Ordinary anionic synthetic detergent solutions are not thick unless soap or some other agent which increases viscosity has been added. Alkylolamides are often added to anionic synthetic detergents to increase or stabilize foam but they also raise viscosity. To decrease this resultant viscosity when so desired the. alkoxy compounds of this invention are very effective. They are doubly useful when soap is also present since they. act on both soapand alkylolamide-thickened shampoos.

The sum of anionic synthetic detergent and soap in the anionic synthetic detergent-soap shampoos to be treated by the method of this invention may be from 5 to 50 percent, preferably, from to 35 percent of the finished shampoo. Below 5 percent the shampoos usually are not sufficiently effective in cleaning the hair. Above 50 percent there are gelation and solubility problems and the solids content is too high to permit economic use of the product by the average consumer according to his or her usual method.

The ratio of anionic synthetic detergent to soap in these shampoos may vary widely, from 9:1 to 1:9. Outside this range the minor component has little eifect on the viscosity of the shampoo. Preferably, the above ratio will be between 4:1 and 1:4.

The amount of anionic synthetic detergent in shampoos containing alkylolamide may be from 5 to 50 percent, preferably between 10 and 35 percent. The alkylolamide content should be at least 1 percent but no more than 10 percent. Preferably, it is about 5 percent. When soap is present the proportions of anionic synthetic detergent to soap are the same as given in the paragraph immediately preceding and the soap is considered to be a replacement for part of the synthetic detergent.

The balance of the shampoos of this invention, exclusive of the polyalkylene oxide compound used for viscosity control, is mostly water. To promote clarity the water is often deionized. Lower alcohols, e.g., ethanol, isopropanol, may be incorporated to increase solubility of perfumes, colorants, etc. Perfumes, dyes, conditioning agents and other usual adjuvant materials may be employed for their known functions.

Repeated experiments wherein pure soaps are mixed with pure synthetic detergents in aqueous solution will yield products of somewhat different viscosity depending on variations 1n the soaps and detergents due to subtle differences iln the oils from which they are derived. This erratic behavior is even more the rule when commercial soaps and detergents, containing the usual impurities such as salts, free fatty acids and other ether soluble materials, are employed. There is an evident need for an inexpensive simple method of regulating the viscosity of such shampoos without changing their other properties.

The polyalkylene oxide compounds of this invention are possessed of the unusual property of exerting surprisingly great thinning properties on soap-anionic synthetic detergent shampoos, alkylolamide-anionic synthetic detergent shampoos and soap alkylolamide-synthetic detergent combinations thereof when used in very small quantities. This thinning effect is controllable and a shampoo of almost any desired viscosity can be obtained by the addition of 0.01-2.0 percent of the described polyalkylene oxide compound. Usually, and preferably up to 1.0 percent of the polyalkylene oxide will be sufficient to exert the necessary thinning action.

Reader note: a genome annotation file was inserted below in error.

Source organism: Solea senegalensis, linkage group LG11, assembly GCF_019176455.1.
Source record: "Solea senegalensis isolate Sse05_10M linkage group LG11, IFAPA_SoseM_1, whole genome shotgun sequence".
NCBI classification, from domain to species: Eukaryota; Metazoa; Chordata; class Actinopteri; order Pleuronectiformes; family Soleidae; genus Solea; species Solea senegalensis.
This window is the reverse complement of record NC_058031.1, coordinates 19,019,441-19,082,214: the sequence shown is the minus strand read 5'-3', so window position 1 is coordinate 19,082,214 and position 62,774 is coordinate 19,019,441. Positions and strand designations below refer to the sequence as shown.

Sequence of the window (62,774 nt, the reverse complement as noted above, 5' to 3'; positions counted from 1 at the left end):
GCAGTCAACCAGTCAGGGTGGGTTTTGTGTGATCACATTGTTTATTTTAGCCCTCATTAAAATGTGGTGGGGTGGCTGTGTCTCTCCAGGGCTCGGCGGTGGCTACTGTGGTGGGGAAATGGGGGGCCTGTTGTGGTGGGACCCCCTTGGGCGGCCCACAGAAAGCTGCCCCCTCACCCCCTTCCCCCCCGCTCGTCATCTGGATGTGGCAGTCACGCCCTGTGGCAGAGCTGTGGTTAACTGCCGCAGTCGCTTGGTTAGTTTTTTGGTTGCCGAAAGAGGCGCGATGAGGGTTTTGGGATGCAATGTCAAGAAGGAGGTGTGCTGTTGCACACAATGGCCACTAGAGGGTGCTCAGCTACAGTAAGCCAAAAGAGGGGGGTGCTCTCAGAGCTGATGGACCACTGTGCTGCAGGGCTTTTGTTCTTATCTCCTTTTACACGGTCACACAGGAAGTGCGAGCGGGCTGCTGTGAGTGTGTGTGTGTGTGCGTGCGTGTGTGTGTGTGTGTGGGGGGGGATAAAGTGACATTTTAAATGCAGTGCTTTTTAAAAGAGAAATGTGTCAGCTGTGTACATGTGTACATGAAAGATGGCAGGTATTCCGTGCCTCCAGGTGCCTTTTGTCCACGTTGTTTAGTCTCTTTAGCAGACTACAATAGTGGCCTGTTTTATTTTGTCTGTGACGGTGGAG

As small an amount as 0.01 percent of the specific polyalkylene oxide products will exert a noticeable thinning activity on many shampoos. More than 2 percent will tend to modify other characteristics of the shampoo treated in addition to viscosity. This is undesirable be cause one of the important purposes of the present process is to reduce viscosity only, while leaving the other properties of the shampoo relatively constant, so that the brand-identified shampoo resulting uniform from batch to batch, whether or not slightly different amounts of thinning agent or any at all need be added.

The invention is not dependent upon any specific ranges of viscosity of the shampoo, either before or after treatment. Usually the untreated shampoo will have been reduced to form 20 to 700 centipoises, as desired.

The polyalkylene oxide compound is preferably added to the finished shampoo. Usually it is added as a liquid but solids, aqueous or alcoholic solutions and equivalents, even emulsions, are also employed. It is also possible to add the thinning agent during production of' the shampoo provided that a preliminary test has been conducted to determine the amount needed to adjust the viscosity. In another process some of the thinning,

agent is incorporated during compounding, to reduce viscosity and promote easier mixing, and afterward a smaller amount is added to the finished product for line adjustment of viscosity. Usually, additions will be made at room temperature but the process is also operative at higher and lower temperatures.